• schemaPattern: a schema name pattern; "" retrieves those without a schema
  • tableNamePattern: a table name pattern
  • columnNamePattern: a column name pattern

The getColumns() method returns:

ResultSet: each row is a column description.

Each column description has the following columns:

  • TABLE_CAT String: table catalog (may be null)
  • TABLE_SCHEM String: table schema (may be null)
  • TABLE_NAME String: table name
  • COLUMN_NAME String: column name
  • DATA_TYPE short: SQL type from java.sql.Types
  • TYPE_NAME String: data source dependent type name; for a UDT the type name is fully qualified
  • COLUMN_SIZE int: column size; for char or date types this is the maximum number of characters; for numeric or decimal types this is precision
  • BUFFER_LENGTH: unused
  • DECIMAL_DIGITS int: the number of fractional digits
  • NUM_PREC_RADIX int: Radix (typically either 10 or 2)
  • NULLABLE int: is NULL allowed?
    • columnNoNulls: might not allow NULL values
    • columnNullable: definitely allows NULL values
    • columnNullableUnknown: nullability unknown
  • REMARKS String: comment describing column (may be null)
  • COLUMN_DEF String: default value (may be null)
  • SQL_DATA_TYPE int: unused
  • SQL_DATETIME_SUB int: unused
  • CHAR_OCTET_LENGTH int: for char types the maximum number of bytes in the column
  • ORDINAL_POSITION int: index of columns in table (starting at 1)
  • IS_NULLABLE String: NO means column definitely does not allow NULL values; YES means the column might allow NULL values

I only used the most commonly looked up attributes in my code (e.g., COLUMN_NAME, TYPE_NAME, COLUMN_SIZE, and IS_NULLABLE). You can use many other similar Java APIs to fetch further database details.

DBServlet class

DBServlet is a simple servlet: when it receives a request, it delegates the call to the Database class, which gets the data and throws the response. This class simply prints the response. You can change this class by writing dynamic HTML code to improve the output format and develop it into a full database schema browser.

JDBCConnect class

JDBCConnect is a generic class that makes a connection with the database. The class has two methods (overridden method getConnection()): one takes the property file name as an input, and the other does not take any input parameters. If you want to specify your own property file you must call the getConnection(String propFile) method. Or you can call getConnection(), which will read the dbConfig.properties property file. This property file contains the database information the user wants. Users must edit dbConfig.properties to provide the database username, password, and other important database details. JDBCConnect simply returns the connection to the calling class. You can add more methods to JDBCConnect and implement connection pooling if you use JDBCConnect outside the scope of the Database Schema Browser utility.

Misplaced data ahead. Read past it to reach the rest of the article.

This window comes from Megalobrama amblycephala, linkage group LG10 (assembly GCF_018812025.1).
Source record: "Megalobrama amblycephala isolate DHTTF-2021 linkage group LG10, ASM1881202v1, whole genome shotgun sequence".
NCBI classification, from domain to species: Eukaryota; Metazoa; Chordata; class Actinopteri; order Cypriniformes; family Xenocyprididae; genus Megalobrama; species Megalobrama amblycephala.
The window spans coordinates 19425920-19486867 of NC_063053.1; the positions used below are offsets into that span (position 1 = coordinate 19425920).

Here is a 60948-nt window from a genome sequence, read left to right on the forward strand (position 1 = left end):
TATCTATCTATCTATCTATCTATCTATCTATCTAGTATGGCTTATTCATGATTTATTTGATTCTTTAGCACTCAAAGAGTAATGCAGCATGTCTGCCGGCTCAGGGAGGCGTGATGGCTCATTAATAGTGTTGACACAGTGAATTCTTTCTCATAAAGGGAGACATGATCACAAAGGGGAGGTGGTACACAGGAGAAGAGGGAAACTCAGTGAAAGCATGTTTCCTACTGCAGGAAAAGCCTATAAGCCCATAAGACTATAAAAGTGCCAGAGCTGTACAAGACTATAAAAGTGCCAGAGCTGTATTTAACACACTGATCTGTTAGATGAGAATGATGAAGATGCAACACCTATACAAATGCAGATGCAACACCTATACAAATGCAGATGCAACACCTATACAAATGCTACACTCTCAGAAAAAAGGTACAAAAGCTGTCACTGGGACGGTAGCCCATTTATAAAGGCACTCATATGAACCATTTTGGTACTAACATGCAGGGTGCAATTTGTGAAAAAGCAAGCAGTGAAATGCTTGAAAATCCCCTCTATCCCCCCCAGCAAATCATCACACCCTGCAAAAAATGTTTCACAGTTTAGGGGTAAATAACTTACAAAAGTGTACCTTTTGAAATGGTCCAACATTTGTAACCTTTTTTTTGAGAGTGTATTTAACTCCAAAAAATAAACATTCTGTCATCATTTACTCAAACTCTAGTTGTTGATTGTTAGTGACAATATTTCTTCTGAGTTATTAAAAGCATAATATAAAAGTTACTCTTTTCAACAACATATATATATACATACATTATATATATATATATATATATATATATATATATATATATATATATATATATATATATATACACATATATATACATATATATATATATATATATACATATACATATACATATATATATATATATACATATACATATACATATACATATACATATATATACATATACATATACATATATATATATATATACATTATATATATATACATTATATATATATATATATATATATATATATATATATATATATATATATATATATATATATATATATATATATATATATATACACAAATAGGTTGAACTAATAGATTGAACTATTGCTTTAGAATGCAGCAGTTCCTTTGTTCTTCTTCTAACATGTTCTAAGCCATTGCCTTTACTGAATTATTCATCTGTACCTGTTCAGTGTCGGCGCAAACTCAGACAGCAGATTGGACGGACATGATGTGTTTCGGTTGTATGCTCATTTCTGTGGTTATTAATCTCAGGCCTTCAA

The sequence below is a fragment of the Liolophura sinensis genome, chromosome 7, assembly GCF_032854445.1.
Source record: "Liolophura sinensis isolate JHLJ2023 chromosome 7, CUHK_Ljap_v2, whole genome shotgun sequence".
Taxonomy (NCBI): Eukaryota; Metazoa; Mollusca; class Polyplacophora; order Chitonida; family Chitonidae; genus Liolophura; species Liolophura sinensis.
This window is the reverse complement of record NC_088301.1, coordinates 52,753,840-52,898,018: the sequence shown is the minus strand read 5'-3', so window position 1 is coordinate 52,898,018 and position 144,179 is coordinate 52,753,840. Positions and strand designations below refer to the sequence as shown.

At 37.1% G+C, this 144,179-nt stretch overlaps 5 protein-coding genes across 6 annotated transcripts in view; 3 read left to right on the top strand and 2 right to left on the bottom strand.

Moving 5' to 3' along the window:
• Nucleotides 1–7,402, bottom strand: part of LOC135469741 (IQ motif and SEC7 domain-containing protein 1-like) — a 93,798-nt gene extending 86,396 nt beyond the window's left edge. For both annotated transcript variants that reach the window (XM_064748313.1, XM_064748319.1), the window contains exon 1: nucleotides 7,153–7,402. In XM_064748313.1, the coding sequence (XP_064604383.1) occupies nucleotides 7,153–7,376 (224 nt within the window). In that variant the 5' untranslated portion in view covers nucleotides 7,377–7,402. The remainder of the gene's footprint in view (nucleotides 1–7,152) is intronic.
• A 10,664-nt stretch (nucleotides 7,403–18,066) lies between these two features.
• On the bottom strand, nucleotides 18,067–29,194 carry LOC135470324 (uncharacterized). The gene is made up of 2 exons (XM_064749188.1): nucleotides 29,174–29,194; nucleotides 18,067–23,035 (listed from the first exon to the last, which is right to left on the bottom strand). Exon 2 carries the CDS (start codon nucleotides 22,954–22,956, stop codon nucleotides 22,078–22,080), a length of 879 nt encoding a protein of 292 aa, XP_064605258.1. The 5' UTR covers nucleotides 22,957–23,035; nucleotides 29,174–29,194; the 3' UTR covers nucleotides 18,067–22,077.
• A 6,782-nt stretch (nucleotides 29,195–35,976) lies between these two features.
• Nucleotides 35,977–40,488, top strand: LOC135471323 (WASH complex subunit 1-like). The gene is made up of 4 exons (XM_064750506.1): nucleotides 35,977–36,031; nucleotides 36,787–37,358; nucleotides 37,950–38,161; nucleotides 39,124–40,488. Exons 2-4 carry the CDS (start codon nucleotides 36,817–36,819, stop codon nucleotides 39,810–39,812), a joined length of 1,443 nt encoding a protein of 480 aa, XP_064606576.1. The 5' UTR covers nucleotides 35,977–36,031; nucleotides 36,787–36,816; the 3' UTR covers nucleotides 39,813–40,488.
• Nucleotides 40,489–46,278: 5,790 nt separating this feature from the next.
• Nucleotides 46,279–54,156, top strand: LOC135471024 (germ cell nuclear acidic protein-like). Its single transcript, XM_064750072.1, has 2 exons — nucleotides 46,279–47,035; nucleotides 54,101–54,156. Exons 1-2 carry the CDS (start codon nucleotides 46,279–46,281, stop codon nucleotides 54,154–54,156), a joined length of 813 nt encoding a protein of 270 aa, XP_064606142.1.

Simple servlet

The Database Schema Browser is not complex and uses Java APIs for processing. You can easily extend it, for example, and make Java classes for each table and write simple getters and setters. Instead of printing the output on the response writer, you can redirect the output to Java I/O stream classes. Then by writing simple code to parse data you can embed the table and column information into a Java class template.

Saurabh Singh works as a senior systems engineer at Wipro Technologies, India. He has degree in computer science from Delhi University and a post graduate degree in information technology management (specializing in e-commerce) from All India Management Association (AIMA) Center for Management Education (CME). His favorite topics are security and JDBC. He has been working with Java and Oracle for four years.